For many years, soil testing has been used as a management tool to arrive at fertilizer recommendations that are essential for economic crop production. Two general concepts or philosophies of making fertilizer recommendations evolved as the use of soil testing techniques and procedures were refined and used more and more as a basis for making fertilizer recommendations.
The “sufficiency level” approach is built on the concept that there are certain levels of plant nutrients in soil that can be defined as optimum. Below some defined level, crops will respond to the application of a nutrient in question. Likewise, crops will not respond to the addition of the nutrient if the soil test levels are above a defined sufficient level.
The “basic cation saturation ratio” (BCSR) approach promotes the concept that maximum yields can only be achieved by creating an ideal ratio of calcium (Ca), magnesium (Mg) and potassium (K) in the soil system. This approach is not concerned with recommendations for nitrogen (N), phosphorus (P), sulfur (S), and the micronutrients.
Today, most public and private soil testing laboratories responsible for making fertilizer recommendations use the “sufficiency level” approach. Others adjust recommendations generated from the “sufficiency level” approach with a consideration for the “basic cation saturation ratios.” A more detailed discussion of the BCSR and “sufficiency level” approaches to fertilizer recommendations is provided by Eckert (1987). Recommendations based on the “basic cation saturation ratio” concept are usually quite different from those based on the “sufficiency level” concept. This confuses the grower as well as those who advise the grower. Therefore, this publication addresses the history of the “basic cation saturation ratio” concept and examines its importance and relevancy for crop production. It is not written for the purpose of comparing fertilizer recommendations resulting from the use of either concept.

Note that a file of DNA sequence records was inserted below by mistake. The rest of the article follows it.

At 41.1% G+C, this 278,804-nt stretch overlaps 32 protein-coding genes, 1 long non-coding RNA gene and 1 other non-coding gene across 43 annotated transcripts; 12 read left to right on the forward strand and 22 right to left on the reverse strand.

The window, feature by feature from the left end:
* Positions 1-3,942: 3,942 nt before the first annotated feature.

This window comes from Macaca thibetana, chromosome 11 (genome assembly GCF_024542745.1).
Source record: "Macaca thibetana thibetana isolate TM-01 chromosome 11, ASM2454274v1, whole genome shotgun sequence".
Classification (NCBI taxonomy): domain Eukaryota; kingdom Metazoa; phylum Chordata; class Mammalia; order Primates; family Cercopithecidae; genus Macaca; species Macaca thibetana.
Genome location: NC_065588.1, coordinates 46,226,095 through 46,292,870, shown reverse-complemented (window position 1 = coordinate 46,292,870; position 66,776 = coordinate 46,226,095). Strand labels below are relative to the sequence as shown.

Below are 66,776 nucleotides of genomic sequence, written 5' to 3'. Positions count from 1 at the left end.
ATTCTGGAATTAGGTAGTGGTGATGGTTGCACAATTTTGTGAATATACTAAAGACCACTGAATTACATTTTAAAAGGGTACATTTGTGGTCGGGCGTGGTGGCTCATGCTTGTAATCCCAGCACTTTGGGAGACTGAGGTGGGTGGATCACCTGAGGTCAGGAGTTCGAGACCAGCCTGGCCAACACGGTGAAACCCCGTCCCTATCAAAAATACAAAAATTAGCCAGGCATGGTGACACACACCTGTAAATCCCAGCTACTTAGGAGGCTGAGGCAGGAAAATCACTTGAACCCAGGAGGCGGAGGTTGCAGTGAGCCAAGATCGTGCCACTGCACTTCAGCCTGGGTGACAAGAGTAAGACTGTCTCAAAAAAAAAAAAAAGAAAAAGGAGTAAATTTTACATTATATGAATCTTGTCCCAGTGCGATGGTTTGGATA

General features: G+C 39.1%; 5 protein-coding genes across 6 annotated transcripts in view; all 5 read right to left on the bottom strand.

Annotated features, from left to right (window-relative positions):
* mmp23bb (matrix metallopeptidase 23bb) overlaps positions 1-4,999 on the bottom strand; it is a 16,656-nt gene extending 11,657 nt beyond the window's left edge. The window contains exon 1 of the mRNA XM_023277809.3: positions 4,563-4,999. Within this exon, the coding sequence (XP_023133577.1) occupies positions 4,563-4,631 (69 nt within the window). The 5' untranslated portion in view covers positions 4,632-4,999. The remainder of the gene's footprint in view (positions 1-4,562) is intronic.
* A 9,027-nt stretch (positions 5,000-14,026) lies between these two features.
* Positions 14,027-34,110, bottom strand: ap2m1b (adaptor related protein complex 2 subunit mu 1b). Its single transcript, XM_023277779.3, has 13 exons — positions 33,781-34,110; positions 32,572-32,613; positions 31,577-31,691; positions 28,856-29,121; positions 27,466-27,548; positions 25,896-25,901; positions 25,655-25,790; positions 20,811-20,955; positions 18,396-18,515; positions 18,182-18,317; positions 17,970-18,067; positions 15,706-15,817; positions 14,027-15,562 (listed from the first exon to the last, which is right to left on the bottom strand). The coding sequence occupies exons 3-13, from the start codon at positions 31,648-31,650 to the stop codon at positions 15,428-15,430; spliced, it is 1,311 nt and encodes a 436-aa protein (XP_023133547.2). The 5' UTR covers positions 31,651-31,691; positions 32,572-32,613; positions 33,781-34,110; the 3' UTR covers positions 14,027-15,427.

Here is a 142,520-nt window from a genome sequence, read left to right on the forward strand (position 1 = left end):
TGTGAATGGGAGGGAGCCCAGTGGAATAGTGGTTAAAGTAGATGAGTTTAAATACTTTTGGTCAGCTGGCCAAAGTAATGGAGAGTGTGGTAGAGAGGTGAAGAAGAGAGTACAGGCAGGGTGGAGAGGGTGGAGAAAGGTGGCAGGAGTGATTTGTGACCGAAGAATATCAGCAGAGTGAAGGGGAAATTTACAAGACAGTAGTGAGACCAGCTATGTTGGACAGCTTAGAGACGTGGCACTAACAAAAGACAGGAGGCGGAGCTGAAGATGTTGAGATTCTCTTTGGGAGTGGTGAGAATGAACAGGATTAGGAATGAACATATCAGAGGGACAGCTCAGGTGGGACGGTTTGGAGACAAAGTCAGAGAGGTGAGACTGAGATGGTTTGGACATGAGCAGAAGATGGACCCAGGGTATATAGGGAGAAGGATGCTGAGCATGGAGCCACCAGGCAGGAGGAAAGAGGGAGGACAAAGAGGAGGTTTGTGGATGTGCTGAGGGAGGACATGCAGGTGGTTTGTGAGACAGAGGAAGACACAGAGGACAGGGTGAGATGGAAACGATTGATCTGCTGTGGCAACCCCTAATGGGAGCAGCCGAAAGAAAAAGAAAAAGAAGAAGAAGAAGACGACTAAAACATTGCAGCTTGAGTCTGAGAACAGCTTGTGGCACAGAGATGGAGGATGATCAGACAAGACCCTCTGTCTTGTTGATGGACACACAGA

Introducing New Terms:
At this point, it’s important to define some soil chemistry terms before discussing the cation ratio concept. A “cation” is a positively charged ion. The cations used in largest amounts by plants are calcium (Ca(++)), potassium (K(+)), and magnesium (Mg(++). The ionic forms of Ca and Mg have two positive electrical charges while K has one.
These three nutrients exist in the soil solution in the form of ions. The soil solution is described as the thin film of water around plant roots, root hairs, and soil particles (see Figure 1). Cations are absorbed from the soil solution by actively growing plants. The cations are also held on exchange sites in soils. These exchange sites are negative charges associated with clay sized particles and some of the soil organic matter. Cations at the exchange sites are in equilibrium with the cations in the soil solution (see Figure 1). The number of negative electrical charges can be measured analytically and is referred to as the cation exchange capacity.
Figure 1. The relationships among soil particles, ions held by the exchange complex and ions in the soil solution. From R.D. Voss, Iowa State University.
History and Early Development:
The development of the “basic cation saturation ratio” concept was based on the work of Bear and co-workers in New Jersey (Bear et al., 1945; Bear and Toth, 1948; Hunter, 1949; Hunter et al., 1943; Prince et al., 1947). A bulletin authored by Bear, Prince, and Malcolm (1945) introduced the ideal ratios with the following statement. “For the ‘ideal soil’, it is suggested that 65 per cent of the exchange complex should be occupied by calcium, 10 per cent by magnesium, 5 per cent by potassium, and 20 per cent by hydrogen.” These percentages calculate to 13 parts of Ca to 2 of Mg to 1 of K.
Graham (1959) relaxed the optimum specific ratios by proposing that 65 to 85 percent of the cation exchange complex should be occupied by Ca, 6 to 12 percent by Mg, and 2 to 5 percent by K. More recently, Baker and Amacher (1981) defined normal values for the exchangeable cations as 60 to 80% for Ca, 10 to 20% for Mg, and 2 to 5% for K. Both bulletins were a general description of soil testing theory and procedures and experimental data were not cited.
Cation Ratios in Soil: